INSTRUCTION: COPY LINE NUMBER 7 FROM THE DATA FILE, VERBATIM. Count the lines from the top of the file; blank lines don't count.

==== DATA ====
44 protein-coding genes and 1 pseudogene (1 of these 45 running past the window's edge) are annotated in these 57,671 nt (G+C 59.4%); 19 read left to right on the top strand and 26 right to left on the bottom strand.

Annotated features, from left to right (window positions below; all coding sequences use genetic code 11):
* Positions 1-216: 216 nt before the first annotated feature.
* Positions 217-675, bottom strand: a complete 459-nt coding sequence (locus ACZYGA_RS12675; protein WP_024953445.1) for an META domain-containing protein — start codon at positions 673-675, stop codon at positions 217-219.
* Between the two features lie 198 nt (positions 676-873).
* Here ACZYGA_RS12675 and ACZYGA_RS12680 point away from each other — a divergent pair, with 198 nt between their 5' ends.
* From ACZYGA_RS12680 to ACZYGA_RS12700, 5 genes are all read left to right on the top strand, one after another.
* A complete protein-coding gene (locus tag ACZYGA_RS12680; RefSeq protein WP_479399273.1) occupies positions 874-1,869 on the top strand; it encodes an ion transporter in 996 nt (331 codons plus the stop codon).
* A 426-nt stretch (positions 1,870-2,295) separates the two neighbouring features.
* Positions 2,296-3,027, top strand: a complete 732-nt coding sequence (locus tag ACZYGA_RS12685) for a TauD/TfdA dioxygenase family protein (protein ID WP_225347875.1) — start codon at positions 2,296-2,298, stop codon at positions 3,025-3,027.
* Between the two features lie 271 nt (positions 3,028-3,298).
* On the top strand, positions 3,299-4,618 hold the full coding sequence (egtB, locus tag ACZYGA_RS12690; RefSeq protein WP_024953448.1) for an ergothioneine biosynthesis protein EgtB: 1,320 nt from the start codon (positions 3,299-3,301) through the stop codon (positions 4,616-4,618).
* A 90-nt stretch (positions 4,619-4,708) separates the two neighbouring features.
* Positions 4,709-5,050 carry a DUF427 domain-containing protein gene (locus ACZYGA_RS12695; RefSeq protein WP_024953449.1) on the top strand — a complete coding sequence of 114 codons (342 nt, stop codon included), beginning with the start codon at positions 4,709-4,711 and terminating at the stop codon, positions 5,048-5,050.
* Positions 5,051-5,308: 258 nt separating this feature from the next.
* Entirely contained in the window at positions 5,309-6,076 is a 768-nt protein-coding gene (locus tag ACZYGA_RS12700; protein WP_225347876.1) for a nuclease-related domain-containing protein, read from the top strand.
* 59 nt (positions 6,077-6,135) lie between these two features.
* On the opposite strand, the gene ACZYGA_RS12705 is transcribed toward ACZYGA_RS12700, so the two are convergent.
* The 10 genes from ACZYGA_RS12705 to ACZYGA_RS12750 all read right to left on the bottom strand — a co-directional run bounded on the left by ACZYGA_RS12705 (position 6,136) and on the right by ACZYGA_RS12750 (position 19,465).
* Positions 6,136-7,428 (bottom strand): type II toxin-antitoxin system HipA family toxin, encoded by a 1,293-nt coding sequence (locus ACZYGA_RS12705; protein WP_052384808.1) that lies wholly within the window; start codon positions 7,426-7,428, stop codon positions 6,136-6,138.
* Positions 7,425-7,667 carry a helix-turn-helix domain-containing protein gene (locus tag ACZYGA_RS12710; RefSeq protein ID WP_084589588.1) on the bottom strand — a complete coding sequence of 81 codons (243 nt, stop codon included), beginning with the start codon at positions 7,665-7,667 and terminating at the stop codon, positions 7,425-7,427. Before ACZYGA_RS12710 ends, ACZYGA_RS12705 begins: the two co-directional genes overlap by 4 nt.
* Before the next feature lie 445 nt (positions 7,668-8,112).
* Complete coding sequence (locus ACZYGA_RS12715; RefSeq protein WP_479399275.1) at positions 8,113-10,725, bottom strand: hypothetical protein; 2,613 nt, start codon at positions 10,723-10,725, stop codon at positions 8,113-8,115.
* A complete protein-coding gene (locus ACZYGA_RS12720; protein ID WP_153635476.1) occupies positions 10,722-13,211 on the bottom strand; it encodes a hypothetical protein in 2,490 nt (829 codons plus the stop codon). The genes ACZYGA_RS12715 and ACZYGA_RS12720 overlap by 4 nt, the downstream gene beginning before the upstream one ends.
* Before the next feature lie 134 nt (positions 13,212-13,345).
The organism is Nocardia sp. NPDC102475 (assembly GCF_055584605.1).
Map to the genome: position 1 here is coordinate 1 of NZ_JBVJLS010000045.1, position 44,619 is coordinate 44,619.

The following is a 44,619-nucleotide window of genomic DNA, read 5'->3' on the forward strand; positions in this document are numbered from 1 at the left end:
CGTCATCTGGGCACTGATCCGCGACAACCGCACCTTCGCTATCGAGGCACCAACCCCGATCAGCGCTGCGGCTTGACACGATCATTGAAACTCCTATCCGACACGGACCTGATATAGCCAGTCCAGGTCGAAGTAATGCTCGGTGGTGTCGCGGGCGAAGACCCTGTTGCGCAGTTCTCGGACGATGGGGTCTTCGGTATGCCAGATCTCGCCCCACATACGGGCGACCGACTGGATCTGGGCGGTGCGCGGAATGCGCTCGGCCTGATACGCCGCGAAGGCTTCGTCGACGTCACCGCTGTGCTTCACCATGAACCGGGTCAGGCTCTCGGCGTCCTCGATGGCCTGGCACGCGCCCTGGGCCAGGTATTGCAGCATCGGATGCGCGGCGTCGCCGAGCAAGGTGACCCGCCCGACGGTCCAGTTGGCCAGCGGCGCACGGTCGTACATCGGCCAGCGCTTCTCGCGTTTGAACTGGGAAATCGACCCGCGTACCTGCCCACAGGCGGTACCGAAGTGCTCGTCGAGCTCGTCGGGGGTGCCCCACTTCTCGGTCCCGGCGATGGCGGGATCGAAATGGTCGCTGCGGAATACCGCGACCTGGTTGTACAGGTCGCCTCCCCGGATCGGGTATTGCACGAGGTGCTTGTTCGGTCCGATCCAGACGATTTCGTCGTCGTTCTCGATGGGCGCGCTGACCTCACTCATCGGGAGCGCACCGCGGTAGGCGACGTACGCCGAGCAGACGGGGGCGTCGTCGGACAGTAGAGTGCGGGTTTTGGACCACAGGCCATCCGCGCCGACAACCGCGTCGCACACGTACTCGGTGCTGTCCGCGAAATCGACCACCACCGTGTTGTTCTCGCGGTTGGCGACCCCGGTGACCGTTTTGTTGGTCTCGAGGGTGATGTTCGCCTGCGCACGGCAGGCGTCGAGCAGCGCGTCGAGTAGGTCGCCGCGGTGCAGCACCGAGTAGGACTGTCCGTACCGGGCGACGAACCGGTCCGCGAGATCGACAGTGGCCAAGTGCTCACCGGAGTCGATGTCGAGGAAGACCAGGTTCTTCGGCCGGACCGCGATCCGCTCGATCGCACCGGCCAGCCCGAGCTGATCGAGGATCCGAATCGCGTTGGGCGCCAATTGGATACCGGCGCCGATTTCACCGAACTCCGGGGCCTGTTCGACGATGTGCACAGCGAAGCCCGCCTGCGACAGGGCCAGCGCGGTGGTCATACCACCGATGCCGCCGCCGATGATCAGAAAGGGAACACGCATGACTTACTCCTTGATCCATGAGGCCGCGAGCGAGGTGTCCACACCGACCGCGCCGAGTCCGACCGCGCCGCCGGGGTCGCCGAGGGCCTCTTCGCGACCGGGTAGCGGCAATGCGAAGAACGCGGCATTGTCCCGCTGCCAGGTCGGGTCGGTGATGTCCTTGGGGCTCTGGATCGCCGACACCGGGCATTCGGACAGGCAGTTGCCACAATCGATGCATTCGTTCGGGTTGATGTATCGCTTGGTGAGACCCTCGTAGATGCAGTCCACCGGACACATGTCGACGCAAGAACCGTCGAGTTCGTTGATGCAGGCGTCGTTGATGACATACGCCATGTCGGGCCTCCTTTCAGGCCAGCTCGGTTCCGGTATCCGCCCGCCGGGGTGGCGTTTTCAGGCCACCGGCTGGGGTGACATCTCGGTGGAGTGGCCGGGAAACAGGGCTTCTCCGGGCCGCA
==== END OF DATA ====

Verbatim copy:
* From ACZYGA_RS12680 to ACZYGA_RS12700, 5 genes are all read left to right on the top strand, one after another.